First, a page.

My First 10 Hours with Shiness: The Lightning Kingdom
Shiness has come quite a ways from its inception being a kickstarted title by Enigami and later published by Focus Home Interactive. The manga-esque RPG mixed with a more in-depth fighting game battle system packs a lot into, from what I’ve read, a more condensed campaign. A full-review will fall with commentary on that aspect, but this will serve as a brief appetizer as to my initial thoughts on Shiness on PS4.
One of the aspects of Shiness which most people will instantly notice are the visuals. The game has an outstanding art style. The colors pop the perfect amount and gives way to some magnificent backdrops. The various locations I’ve come across were all themed individually and had their own unique story to tell. From a dense forest area with a canopy that blocks most of the light to a sprawling naturescape filled with a flowing river in between, there is a nice variety of different landscapes to traverse early on. The fact that the art style and environments are so enticing is only brought down by the fact that, often times, it doesn’t really feel that great to roam the areas.
Controlling your character, one of three in the party, is interesting in the sense that they all move around a bit differently. Chado goes on a full on sprint on all fours (they are all anthropomorphic characters after all) whereas Kayenne moves about the landscape by in a more human-like fashin. It doesn’t necessarily control poorly, but its flaws are quite evident when attempting what should be a simple platforming sequence. There were times when I had to repeat a certain sequence because I would fall off the platform and have to go all the way back up. Luckily, the main draw, besides the outstanding art style, is the combat which controls far better.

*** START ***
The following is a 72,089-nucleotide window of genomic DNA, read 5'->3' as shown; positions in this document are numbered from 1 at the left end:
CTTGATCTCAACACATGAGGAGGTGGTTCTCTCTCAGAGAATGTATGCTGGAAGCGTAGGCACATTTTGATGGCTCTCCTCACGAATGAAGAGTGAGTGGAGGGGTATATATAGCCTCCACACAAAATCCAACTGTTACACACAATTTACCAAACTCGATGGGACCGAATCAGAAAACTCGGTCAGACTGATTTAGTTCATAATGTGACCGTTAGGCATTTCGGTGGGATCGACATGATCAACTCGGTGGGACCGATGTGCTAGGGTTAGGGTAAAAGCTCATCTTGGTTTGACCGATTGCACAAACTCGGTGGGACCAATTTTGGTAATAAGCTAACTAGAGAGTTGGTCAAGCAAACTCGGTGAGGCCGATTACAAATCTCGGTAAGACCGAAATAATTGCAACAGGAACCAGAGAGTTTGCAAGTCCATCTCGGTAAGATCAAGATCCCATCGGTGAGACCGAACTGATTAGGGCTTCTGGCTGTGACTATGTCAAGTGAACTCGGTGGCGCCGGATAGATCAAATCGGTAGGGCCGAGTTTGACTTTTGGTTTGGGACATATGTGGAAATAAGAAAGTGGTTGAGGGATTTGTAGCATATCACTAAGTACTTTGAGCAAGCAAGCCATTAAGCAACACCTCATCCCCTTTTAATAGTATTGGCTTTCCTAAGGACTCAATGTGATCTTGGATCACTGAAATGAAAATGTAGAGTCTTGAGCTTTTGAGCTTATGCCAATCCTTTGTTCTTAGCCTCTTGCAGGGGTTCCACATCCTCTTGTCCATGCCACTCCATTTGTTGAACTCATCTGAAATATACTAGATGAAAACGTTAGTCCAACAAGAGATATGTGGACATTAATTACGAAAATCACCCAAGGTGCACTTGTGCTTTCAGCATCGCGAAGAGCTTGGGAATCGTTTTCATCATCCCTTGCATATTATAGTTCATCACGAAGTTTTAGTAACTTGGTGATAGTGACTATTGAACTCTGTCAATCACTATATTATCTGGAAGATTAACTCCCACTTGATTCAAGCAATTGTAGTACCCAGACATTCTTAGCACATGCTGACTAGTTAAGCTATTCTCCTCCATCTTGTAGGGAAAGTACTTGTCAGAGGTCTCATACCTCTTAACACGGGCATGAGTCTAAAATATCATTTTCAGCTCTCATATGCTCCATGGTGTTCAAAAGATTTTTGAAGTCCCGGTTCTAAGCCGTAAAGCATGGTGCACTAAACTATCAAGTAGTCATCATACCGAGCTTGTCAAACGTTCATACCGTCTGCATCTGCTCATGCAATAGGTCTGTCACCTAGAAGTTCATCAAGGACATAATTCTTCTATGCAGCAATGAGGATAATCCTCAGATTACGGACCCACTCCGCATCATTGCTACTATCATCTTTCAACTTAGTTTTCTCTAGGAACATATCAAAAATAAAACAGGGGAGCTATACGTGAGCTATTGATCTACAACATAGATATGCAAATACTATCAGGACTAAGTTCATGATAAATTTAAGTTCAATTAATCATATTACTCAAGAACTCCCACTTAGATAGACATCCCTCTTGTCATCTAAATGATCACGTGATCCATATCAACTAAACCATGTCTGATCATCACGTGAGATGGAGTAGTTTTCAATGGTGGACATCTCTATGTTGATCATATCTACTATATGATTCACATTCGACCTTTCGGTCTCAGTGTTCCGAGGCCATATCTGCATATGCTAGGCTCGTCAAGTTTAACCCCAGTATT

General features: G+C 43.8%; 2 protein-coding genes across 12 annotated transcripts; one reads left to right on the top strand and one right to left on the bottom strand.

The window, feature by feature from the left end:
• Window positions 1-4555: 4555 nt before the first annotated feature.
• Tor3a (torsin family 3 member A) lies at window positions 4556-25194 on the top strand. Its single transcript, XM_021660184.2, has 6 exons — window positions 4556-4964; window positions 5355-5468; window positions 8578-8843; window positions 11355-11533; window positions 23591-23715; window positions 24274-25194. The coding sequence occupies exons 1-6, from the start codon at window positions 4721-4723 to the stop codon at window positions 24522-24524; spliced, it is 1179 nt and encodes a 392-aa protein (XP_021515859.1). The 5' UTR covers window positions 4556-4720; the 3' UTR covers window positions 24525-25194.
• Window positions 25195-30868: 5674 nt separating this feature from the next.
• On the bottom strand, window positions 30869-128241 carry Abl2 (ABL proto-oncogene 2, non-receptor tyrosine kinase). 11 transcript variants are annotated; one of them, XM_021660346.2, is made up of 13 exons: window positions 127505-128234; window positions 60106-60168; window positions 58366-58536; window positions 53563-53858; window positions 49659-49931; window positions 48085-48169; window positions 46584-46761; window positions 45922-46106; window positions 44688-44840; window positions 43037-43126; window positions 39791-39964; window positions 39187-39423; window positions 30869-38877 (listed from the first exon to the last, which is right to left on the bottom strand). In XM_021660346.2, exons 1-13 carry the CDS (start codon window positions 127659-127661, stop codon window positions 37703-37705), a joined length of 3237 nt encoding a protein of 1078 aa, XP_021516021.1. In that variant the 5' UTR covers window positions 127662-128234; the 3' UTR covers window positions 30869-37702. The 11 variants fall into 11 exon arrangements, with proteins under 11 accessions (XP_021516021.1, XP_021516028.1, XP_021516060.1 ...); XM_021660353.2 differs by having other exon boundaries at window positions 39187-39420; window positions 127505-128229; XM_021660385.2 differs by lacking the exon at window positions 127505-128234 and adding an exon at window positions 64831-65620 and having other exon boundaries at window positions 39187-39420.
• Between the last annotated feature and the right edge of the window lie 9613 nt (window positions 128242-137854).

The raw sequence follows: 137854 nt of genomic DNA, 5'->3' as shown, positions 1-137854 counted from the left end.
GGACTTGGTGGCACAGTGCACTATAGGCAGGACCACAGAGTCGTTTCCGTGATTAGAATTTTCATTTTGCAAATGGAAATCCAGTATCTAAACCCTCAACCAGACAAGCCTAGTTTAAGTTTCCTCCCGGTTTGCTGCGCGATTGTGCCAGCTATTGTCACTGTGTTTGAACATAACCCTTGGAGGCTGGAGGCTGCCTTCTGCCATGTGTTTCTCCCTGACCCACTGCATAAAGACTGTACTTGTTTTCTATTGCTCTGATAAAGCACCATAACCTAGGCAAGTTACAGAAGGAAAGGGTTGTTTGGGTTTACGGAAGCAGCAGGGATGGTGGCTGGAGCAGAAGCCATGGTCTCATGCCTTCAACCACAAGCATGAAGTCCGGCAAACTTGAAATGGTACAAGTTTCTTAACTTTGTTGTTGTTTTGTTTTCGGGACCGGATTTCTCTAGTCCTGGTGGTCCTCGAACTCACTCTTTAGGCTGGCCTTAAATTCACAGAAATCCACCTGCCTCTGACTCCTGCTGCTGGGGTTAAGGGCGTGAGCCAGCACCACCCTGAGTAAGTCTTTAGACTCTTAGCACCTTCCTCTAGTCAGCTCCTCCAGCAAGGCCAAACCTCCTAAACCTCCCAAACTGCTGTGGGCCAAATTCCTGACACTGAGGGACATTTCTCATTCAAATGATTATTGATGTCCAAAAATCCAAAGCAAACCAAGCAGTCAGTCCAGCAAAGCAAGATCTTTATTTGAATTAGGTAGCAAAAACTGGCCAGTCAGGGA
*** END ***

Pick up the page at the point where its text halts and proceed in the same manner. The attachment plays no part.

The combat system has been said to be more in-depth than a typical RPG, and instead melds together a more fighting game-esque feature set with its RPG roots. The real-time battles keep the intensity up, while allowing for movement away from some ultra aggressive enemies. If you don’t utilize your Shi (magic), parrying abilities and blocking, you will absolutely become frustrated with this game. Luckily the game does a decent enough job of relating the various mechanics at an adequate pace.
Since this is an RPG, there are a plethora of menu systems which are mainly fine. I would have loved if they highlighted new items because going through them can be a bit of a chore. Also, once you start to flesh out your roster of characters, you can definitely spend more time than you would want setting up your Shi abilities, your combos and your “support” abilities. These abilities are triggered once you character hits a certain threshold. Such as, once you reach 50% of your health, your allies will heal you for XXXX amount of seconds. The only issue that crops up during combat is when you start against the barrier which comes up during combat while the enemy is relentlessly attacking you. It doesn’t happen often, but when it does, it is quite the momentum killer. As for the enemies, they are just as unique and varied as your own. They have differing skills and abilities and do a great job of actually relating to the area in which they are located. The human-like characters are certainly the more boring ones, but they tend to have some brutal and unique skillsets. The few boss fights I experienced were also pretty fun and somehow tend to be easier than the canon fodder.
Aside from fighting enemies, there are opportunities to partake in some puzzles to progress the main storyline. The puzzles, at times, hit that spot of being interesting and unique, to pretty bland and obvious. Admittedly, it is difficult to strike the balance between engaging and frustrating. We’ll see how it goes as I progress through the main campaign.
Thus far, I am enjoying the majority of my time spent with Shiness. The controls can certainly be tightened up a bit, but the world is so beautiful that I get over that fact rather quickly. The background music also perfectly compliments the scenery.